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Five Frequently Heard Myths Surrounding Tourette Syndrome

Why are there myths and misconceptions about Tourette Syndrome (TS)?

One reason could be that TS is not diagnosed with a blood, laboratory, or imaging test. Instead, knowledgeable clinicians evaluate and interpret a patient’s symptoms. Depending on who is observing symptoms and reporting them, TS can go undetected or undiagnosed. Also, the symptoms which characterize TS are exhibited involuntarily and for some people seem embarrassing or awkward. TS raises human curiosity because of how it presents itself.

In this article, we address five of the most frequently questioned facts or myths about TS.

Myth #1: Everyone with TS has coprolalia. False. The most reported myths about TS surround coprolalia or the blurting out of obscenities or curse words. This tic can be embarrassing for some individuals and the involuntary outbursts can even include racial or ethnic slurs. The reality is that only about one in ten people with TS are affected with coprolalia.

Myth #2: Having a tic means that a person has TS. False. Not all people with tics meet the diagnostic criteria for TS. What is a tic? Tics can be simple or complex, and are generally grouped into categories:

  • Simple motor tics: Eye blinking, body jerking, facial grimacing, head jerking, shoulder shrugging
  • Simple vocal tics: Sniffing, throat clearing, humming, tongue clicking, whistling, yelping
  • Complex motor tics: Jumping, smelling, touching other people or things, twirling and rarely, copropraxia (demonstrating socially inappropriate gestures)
  • Complex vocal tics: Saying words or phrases out of context, stuttering and rarely, coprolalia (vocalizing socially unacceptable words)

A person can have tics ranging from mild and barely apparent to severe and disabling. They may be short lived or last many months. But to be diagnosed with TS, as established by the medical community, a person must have at least two different motor tics and at least one vocal tic, and the tics must continue for longer than one year.

Myth #3: The only effective treatment for TS is medication. False. Traditional medications prescribed to treat TS aim to reduce tics so they are no longer causing interference or distress, and there can be side effects. The medications do not provide a cure and the tics may not completely go away. Behavioral therapies and relaxation strategies are becoming more commonly recommended by doctors. Recent and ongoing research is uncovering successful new treatments and strategies. Comprehensive Behavioral Intervention for Tics (CBIT), which has evolved over the last decade or so, trains individuals with TS to manage their tics while identifying and neutralizing the stressors that can exacerbate them. CBIT adds an environmental component to an established treatment called habit-reversal training, which has been used to control behaviors, such as nail biting and thumb sucking, for roughly 40 years. CBIT has shown promising results both in clinical trials and in practice. See: https://njcts.org/tsparents/cognitive-behavioral-therapy-for-tourette-syndrome/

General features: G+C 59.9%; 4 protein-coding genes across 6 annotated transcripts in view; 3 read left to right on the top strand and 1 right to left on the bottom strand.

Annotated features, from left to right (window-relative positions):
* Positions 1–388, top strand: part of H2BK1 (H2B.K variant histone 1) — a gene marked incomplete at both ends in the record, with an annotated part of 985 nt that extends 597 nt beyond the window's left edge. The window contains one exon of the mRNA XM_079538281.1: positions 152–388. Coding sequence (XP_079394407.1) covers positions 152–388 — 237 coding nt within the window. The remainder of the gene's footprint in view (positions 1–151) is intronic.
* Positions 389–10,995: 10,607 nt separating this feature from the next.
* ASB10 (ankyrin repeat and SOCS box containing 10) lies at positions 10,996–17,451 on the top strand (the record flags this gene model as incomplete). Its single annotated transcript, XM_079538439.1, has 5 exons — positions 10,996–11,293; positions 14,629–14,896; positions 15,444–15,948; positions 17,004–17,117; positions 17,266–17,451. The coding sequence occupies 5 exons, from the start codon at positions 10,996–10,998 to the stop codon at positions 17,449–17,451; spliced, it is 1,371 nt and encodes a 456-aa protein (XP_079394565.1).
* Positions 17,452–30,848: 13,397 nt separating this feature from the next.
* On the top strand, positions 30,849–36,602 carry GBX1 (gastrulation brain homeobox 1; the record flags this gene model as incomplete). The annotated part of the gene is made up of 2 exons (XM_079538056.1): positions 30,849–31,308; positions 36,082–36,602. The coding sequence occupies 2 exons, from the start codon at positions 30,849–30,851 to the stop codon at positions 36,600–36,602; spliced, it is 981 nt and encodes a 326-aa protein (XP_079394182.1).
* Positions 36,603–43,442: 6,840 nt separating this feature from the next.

https://njcts.org/tsparents/new-research-shows-advancement-in-medications-to-treat-symptoms-of-tourette-syndrome/

MYTH #4. Teaching children with TS to recognize and suppress or control tics increases severity or leads to new tics. False. Research has found that kids who successfully suppress tics do not have an increase in tics. Strategies for controlling and inhibiting tics are advancing. In fact, research reported by The National Center for Biotechnology Information has demonstrated that children with chronic tics (including Tourette syndrome and Chronic Tic Disorder: TS/CTD) can learn to suppress tics, particularly when an immediate, contingent reward is given for successful tic suppression.

MYTH #5. People with TS cannot lead normal, active lives. False. On the contrary, people diagnosed with Tourette syndrome can be highly successful people. Billie Eilish, Tim Howard, Jamie Grace and Michael Wolff are well-known examples of successful people who were diagnosed with TS.

For many people, tics may gradually decrease after childhood. One half to two thirds of children with TS experience a substantial decrease or complete remission of tics by the end of adolescence. But for others, symptoms will continue into adulthood.

Although the disorder is generally chronic, it is not a degenerative condition. Individuals with TS have a normal life expectancy. TS does not impair intelligence.

We’ve listed some common myths, but if you feel that we’ve left something out, we encourage you to leave a comment below.

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